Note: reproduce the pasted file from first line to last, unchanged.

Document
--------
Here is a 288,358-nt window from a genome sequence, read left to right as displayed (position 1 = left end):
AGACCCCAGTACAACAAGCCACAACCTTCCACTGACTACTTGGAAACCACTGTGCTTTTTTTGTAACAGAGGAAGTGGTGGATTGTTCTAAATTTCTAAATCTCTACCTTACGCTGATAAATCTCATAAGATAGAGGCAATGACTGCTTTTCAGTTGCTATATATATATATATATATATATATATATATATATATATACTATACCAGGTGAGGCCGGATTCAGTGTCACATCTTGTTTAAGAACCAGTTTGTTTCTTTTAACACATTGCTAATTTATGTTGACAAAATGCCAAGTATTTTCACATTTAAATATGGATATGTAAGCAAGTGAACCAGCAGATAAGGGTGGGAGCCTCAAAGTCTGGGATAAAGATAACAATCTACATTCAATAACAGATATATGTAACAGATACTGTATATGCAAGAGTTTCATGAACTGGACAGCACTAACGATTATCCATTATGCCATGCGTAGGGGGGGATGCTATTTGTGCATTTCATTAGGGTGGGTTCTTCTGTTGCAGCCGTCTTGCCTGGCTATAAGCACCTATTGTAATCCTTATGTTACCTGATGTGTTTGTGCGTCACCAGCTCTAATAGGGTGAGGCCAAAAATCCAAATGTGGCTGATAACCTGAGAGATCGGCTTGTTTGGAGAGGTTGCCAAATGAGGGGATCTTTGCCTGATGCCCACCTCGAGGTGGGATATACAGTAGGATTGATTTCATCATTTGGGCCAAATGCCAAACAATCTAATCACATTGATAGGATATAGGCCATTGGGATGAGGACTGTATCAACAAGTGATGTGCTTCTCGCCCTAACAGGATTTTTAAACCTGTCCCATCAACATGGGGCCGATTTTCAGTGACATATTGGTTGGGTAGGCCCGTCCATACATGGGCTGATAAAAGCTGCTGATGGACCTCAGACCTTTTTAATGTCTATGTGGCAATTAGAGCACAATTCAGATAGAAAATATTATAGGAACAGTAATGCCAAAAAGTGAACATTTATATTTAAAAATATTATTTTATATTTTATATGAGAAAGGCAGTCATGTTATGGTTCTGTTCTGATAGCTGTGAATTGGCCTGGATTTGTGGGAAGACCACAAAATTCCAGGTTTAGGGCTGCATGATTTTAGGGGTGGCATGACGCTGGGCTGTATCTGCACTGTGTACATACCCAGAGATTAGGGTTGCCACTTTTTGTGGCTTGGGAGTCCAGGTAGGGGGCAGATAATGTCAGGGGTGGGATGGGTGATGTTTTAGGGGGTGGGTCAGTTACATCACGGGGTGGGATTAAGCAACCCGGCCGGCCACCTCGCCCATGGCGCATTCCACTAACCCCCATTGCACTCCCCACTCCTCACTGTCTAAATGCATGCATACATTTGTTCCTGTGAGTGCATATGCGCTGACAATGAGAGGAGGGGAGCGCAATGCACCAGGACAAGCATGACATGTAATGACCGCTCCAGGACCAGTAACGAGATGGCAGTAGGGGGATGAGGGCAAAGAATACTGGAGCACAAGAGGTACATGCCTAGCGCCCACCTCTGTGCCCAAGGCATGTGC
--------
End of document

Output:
Here is a 288,358-nt window from a genome sequence, read left to right as displayed (position 1 = left end):
AGACCCCAGTACAACAAGCCACAACCTTCCACTGACTACTTGGAAACCACTGTGCTTTTTTTGTAACAGAGGAAGTGGTGGATTGTTCTAAATTTCTAAATCTCTACCTTACGCTGATAAATCTCATAAGATAGAGGCAATGACTGCTTTTCAGTTGCTATATATATATATATATATATATATATATATATATATATACTATACCAGGTGAGGCCGGATTCAGTGTCACATCTTGTTTAAGAACCAGTTTGTTTCTTTTAACACATTGCTAATTTATGTTGACAAAATGCCAAGTATTTTCACATTTAAATATGGATATGTAAGCAAGTGAACCAGCAGATAAGGGTGGGAGCCTCAAAGTCTGGGATAAAGATAACAATCTACATTCAATAACAGATATATGTAACAGATACTGTATATGCAAGAGTTTCATGAACTGGACAGCACTAACGATTATCCATTATGCCATGCGTAGGGGGGGATGCTATTTGTGCATTTCATTAGGGTGGGTTCTTCTGTTGCAGCCGTCTTGCCTGGCTATAAGCACCTATTGTAATCCTTATGTTACCTGATGTGTTTGTGCGTCACCAGCTCTAATAGGGTGAGGCCAAAAATCCAAATGTGGCTGATAACCTGAGAGATCGGCTTGTTTGGAGAGGTTGCCAAATGAGGGGATCTTTGCCTGATGCCCACCTCGAGGTGGGATATACAGTAGGATTGATTTCATCATTTGGGCCAAATGCCAAACAATCTAATCACATTGATAGGATATAGGCCATTGGGATGAGGACTGTATCAACAAGTGATGTGCTTCTCGCCCTAACAGGATTTTTAAACCTGTCCCATCAACATGGGGCCGATTTTCAGTGACATATTGGTTGGGTAGGCCCGTCCATACATGGGCTGATAAAAGCTGCTGATGGACCTCAGACCTTTTTAATGTCTATGTGGCAATTAGAGCACAATTCAGATAGAAAATATTATAGGAACAGTAATGCCAAAAAGTGAACATTTATATTTAAAAATATTATTTTATATTTTATATGAGAAAGGCAGTCATGTTATGGTTCTGTTCTGATAGCTGTGAATTGGCCTGGATTTGTGGGAAGACCACAAAATTCCAGGTTTAGGGCTGCATGATTTTAGGGGTGGCATGACGCTGGGCTGTATCTGCACTGTGTACATACCCAGAGATTAGGGTTGCCACTTTTTGTGGCTTGGGAGTCCAGGTAGGGGGCAGATAATGTCAGGGGTGGGATGGGTGATGTTTTAGGGGGTGGGTCAGTTACATCACGGGGTGGGATTAAGCAACCCGGCCGGCCACCTCGCCCATGGCGCATTCCACTAACCCCCATTGCACTCCCCACTCCTCACTGTCTAAATGCATGCATACATTTGTTCCTGTGAGTGCATATGCGCTGACAATGAGAGGAGGGGAGCGCAATGCACCAGGACAAGCATGACATGTAATGACCGCTCCAGGACCAGTAACGAGATGGCAGTAGGGGGATGAGGGCAAAGAATACTGGAGCACAAGAGGTACATGCCTAGCGCCCACCTCTGTGCCCAAGGCATGTGC